permalink #35 of 75: Jon Lebkowsky (jonl) Sun 9 Jan 00 07:17
    
Yes, and perhaps more generally how you use online resources in your
work?
  
inkwell.vue.61 : Bruce Sterling: A Viridian Future
permalink #36 of 75: John Shirley (johnp-shirley) Sun 9 Jan 00 13:12
    
Viridian environmentalism: isn't it too lightweight to matter?
Depressing article in the San Francisco Examiner today about high
levels of toxins--heavy metals and chemicals, like pesticide run off,
dioxins, PCBs, good old won't-go-away DDT--found in whales and dolphins
to such an extent that Harvard U analysis  eating just three ounces of
dolphin meat "would cause significant health problems". A seven year
study of children in the Faroe Islands has found that those whose
mothers had eaten contaminated whale meat during pregnancy were much
more  likely to suffer brain damage and heart damage...As a result of
all this, whale meat consumption is likely to go down in Japan (the
Japanese have been eating it via some loophole in international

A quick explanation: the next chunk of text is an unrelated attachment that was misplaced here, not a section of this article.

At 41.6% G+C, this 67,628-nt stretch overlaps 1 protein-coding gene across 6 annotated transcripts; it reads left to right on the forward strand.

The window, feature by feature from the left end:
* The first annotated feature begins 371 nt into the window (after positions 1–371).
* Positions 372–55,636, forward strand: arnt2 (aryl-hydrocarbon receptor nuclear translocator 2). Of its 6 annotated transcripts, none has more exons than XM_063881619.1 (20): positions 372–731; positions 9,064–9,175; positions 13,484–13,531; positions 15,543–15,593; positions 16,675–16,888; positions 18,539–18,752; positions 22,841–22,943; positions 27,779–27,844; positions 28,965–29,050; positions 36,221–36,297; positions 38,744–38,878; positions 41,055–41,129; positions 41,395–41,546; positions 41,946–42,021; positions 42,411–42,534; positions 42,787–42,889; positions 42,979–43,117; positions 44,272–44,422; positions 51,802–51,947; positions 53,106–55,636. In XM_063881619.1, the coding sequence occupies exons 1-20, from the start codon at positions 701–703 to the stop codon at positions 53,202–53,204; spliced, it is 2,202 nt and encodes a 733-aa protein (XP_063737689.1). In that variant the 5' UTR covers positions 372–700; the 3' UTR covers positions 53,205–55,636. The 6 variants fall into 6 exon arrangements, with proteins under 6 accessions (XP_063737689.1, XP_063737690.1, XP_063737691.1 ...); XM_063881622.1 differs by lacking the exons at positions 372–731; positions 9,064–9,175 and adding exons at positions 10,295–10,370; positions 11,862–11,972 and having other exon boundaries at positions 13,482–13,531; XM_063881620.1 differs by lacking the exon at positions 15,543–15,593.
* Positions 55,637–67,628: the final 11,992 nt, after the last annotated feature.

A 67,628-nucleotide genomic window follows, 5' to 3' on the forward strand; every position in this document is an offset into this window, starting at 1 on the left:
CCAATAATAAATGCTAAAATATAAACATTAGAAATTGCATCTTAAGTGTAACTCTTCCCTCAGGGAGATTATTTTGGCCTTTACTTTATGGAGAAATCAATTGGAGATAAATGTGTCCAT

laws)...But the whales will die anyway: the toxicity causes damage to
the immune system, sterility and "gender bender" hormone disruptions in
whales as well as people...

I'll tell you what really disturbs me. It's not the whales per se.
It's the depth, so to speak, of the pollution here; it's how deeply
it's embedded in the food chain, eco system...And all major American
groundwater systems are polluted by pesticides. 

This is the beginning of something that could lead to the famines in
the "industrialized nations" I've predicted in my stories. 

The bad guys have already  won.
  
inkwell.vue.61 : Bruce Sterling: A Viridian Future
permalink #37 of 75: Linda Castellani (castle) Sun 9 Jan 00 16:31
    

(Remember, if you are not a WELL member, you are reading this on the Web
and you have a question for Bruce Sterling, send it to
inkwell-hosts@well.com.  We will post it for you so Bruce can respond.)
  
inkwell.vue.61 : Bruce Sterling: A Viridian Future
permalink #38 of 75: Bruce Sterling (bruces) Sun 9 Jan 00 17:21
    

   I tend to  instinctively throw in my lot with the "bad guys"
in these matters, actually.  I think perhaps it's my Southwestern
upbringing; besides shooting Indians and hanging Mexicans,
the great formative experience of Texan culture was losing
our gruelling war to own black people.  Being part of a defeated
culture makes one at ease with being the bad guys.

    Besides, our worst crises are not rooted in malignant